She adds that the intentions - holding only good thoughts and feelings while you work, rather than stress, or worse, something other than your work - are more real to her now that she has seen her skirts on others while at memorial walks or ceremonies. 

“On some of the walks that I've been on, I noticed women wearing skirts that I made. That hit me: I thought, I can't be in all these places – marches and walks and advocating and supporting our cause, our people, our voice – but my skirts are there, so I am there, and so are my intentions,” she said.

Colours, fabrics and notions for all of Roque’s work, which also include men’s ribbon shirts, drum bags, dresses, and even curtains, are chosen by the client. 

For many, it is the colours of the medicine wheel, black, white, yellow, and red, or simply colours they are drawn to. For others, it is their spirit colours.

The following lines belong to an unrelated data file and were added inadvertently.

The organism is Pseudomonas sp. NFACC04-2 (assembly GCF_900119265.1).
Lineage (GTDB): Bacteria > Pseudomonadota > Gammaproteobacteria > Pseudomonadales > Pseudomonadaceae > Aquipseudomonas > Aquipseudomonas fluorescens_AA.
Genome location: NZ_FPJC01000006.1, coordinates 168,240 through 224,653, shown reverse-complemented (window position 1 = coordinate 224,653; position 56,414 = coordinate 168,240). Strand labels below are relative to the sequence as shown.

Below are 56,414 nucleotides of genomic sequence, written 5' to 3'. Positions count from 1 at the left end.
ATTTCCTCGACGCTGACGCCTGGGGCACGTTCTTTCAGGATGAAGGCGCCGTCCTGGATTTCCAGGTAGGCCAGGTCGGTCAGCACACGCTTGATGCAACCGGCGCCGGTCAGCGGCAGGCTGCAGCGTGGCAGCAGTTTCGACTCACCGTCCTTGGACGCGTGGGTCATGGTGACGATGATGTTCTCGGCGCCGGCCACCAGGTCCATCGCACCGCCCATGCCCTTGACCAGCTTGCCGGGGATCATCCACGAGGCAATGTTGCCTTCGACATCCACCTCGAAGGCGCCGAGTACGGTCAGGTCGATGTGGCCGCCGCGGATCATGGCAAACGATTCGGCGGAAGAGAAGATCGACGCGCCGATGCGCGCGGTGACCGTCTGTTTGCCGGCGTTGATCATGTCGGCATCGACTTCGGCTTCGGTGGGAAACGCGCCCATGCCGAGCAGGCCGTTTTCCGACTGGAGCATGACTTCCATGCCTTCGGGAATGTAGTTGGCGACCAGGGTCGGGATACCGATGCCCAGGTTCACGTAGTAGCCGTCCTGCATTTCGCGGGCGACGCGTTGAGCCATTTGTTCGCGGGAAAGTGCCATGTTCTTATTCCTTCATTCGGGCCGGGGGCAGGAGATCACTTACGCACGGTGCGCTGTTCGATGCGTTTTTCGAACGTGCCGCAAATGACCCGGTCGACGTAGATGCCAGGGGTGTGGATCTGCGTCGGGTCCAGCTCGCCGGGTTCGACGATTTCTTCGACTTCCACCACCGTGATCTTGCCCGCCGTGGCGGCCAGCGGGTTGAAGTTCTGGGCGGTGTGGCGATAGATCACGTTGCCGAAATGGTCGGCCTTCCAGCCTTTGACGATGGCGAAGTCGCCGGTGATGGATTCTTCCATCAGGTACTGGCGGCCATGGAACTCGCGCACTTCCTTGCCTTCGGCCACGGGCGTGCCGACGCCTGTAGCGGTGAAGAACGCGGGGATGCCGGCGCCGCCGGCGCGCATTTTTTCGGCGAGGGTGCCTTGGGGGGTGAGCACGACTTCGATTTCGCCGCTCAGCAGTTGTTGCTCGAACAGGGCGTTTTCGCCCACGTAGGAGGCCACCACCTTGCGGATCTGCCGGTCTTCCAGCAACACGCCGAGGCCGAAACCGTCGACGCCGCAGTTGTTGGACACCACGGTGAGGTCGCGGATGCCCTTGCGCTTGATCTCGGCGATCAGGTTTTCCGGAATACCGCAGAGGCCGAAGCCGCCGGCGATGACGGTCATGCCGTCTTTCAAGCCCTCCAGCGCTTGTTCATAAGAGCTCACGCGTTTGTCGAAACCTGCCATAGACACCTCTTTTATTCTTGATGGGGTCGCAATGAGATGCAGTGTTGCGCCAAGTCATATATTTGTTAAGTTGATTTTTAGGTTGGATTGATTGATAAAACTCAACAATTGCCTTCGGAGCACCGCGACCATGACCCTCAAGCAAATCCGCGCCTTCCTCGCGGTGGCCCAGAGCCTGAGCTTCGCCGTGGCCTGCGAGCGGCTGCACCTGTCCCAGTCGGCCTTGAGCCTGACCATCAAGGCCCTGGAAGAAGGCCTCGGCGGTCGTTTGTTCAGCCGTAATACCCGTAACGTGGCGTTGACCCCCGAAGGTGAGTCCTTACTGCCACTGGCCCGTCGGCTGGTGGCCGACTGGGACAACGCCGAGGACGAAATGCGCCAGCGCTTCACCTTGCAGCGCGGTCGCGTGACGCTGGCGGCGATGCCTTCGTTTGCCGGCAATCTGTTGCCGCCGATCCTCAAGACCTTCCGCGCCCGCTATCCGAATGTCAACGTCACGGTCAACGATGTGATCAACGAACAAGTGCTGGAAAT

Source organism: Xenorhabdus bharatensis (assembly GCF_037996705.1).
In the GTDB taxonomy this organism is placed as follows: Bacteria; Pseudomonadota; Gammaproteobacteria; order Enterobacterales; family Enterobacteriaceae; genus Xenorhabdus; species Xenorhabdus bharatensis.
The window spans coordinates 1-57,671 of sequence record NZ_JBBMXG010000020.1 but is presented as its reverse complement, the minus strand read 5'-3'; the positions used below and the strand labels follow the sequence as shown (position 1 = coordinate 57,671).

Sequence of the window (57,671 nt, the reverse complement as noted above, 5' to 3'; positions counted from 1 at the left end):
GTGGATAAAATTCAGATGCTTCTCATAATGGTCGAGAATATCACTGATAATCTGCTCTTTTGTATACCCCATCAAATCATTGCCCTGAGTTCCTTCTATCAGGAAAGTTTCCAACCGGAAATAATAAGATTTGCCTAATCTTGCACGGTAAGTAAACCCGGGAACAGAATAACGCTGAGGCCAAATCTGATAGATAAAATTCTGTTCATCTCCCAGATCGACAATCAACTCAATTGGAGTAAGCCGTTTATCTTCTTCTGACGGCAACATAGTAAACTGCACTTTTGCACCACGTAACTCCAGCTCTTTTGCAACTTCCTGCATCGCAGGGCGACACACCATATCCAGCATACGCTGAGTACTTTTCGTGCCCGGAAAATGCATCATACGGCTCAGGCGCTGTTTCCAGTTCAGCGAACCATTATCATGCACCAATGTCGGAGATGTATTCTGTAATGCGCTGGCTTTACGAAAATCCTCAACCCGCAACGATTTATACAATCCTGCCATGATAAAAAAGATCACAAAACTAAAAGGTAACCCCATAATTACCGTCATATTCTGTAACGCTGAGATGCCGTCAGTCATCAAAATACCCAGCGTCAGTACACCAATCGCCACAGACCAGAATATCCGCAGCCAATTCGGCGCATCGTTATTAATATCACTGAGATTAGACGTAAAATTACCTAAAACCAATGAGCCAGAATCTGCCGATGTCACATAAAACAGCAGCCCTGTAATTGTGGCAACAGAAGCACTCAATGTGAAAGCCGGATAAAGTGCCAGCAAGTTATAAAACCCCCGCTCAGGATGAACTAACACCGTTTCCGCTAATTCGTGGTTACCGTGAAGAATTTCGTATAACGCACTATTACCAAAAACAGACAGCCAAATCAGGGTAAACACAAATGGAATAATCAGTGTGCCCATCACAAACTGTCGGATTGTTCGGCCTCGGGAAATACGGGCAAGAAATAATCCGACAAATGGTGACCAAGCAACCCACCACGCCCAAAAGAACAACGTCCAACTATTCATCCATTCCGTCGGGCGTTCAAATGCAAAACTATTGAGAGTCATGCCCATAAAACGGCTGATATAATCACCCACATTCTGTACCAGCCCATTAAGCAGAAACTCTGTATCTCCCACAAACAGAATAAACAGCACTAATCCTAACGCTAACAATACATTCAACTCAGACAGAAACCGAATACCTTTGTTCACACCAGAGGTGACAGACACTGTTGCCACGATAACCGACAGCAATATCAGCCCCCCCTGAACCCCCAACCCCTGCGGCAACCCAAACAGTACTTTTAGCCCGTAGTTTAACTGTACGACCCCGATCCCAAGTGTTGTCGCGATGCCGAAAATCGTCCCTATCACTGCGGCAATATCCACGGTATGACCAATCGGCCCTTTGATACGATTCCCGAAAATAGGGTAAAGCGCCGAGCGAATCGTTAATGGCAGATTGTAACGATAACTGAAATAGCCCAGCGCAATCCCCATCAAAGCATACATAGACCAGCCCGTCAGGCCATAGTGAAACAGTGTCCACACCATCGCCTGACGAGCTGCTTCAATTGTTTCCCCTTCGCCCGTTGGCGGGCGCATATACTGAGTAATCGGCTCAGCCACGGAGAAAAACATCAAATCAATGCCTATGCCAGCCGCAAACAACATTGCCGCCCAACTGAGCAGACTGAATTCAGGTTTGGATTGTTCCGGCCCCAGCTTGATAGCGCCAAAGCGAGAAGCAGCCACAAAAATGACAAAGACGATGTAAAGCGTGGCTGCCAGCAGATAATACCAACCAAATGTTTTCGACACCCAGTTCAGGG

Spirit colours are often given at the same time as an individual receives their name and their clan - a tradition for many indigenous communities and nations. Even if someone has not received their spirit colours, Roque said she can usually figure it out. “It’s the colours that you are drawn to, instinctually,” she said. 

She didn’t receive her spirit colours until she was 30; she was given red, black and yellow. But already, the ribbon skirt she had already made for herself, and the predominant colours in her closet, could have told her that, she said.